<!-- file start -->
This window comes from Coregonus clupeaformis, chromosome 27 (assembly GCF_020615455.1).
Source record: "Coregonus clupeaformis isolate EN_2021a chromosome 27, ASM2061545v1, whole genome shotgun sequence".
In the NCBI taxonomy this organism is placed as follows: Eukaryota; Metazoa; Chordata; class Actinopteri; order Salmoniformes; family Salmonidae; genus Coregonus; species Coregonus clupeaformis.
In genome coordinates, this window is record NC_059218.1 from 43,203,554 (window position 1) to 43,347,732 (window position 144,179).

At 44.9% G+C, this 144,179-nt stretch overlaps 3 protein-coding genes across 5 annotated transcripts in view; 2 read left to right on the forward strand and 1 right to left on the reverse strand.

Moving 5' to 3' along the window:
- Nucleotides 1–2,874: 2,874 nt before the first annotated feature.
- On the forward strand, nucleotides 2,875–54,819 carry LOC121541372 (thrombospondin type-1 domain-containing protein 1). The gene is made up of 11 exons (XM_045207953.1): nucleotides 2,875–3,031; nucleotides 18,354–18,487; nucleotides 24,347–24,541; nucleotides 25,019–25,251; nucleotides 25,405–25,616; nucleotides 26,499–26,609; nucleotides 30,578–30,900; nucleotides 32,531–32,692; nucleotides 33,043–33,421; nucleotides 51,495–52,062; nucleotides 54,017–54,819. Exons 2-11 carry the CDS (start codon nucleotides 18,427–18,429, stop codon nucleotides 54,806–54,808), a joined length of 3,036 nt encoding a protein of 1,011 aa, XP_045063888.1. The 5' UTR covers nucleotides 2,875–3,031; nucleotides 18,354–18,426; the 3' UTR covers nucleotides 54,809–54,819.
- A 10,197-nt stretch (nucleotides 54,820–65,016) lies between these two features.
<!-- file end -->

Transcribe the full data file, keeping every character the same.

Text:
This window comes from Coregonus clupeaformis, chromosome 27 (assembly GCF_020615455.1).
Source record: "Coregonus clupeaformis isolate EN_2021a chromosome 27, ASM2061545v1, whole genome shotgun sequence".
In the NCBI taxonomy this organism is placed as follows: Eukaryota; Metazoa; Chordata; class Actinopteri; order Salmoniformes; family Salmonidae; genus Coregonus; species Coregonus clupeaformis.
In genome coordinates, this window is record NC_059218.1 from 43,203,554 (window position 1) to 43,347,732 (window position 144,179).

At 44.9% G+C, this 144,179-nt stretch overlaps 3 protein-coding genes across 5 annotated transcripts in view; 2 read left to right on the forward strand and 1 right to left on the reverse strand.

Moving 5' to 3' along the window:
- Nucleotides 1–2,874: 2,874 nt before the first annotated feature.
- On the forward strand, nucleotides 2,875–54,819 carry LOC121541372 (thrombospondin type-1 domain-containing protein 1). The gene is made up of 11 exons (XM_045207953.1): nucleotides 2,875–3,031; nucleotides 18,354–18,487; nucleotides 24,347–24,541; nucleotides 25,019–25,251; nucleotides 25,405–25,616; nucleotides 26,499–26,609; nucleotides 30,578–30,900; nucleotides 32,531–32,692; nucleotides 33,043–33,421; nucleotides 51,495–52,062; nucleotides 54,017–54,819. Exons 2-11 carry the CDS (start codon nucleotides 18,427–18,429, stop codon nucleotides 54,806–54,808), a joined length of 3,036 nt encoding a protein of 1,011 aa, XP_045063888.1. The 5' UTR covers nucleotides 2,875–3,031; nucleotides 18,354–18,426; the 3' UTR covers nucleotides 54,809–54,819.
- A 10,197-nt stretch (nucleotides 54,820–65,016) lies between these two features.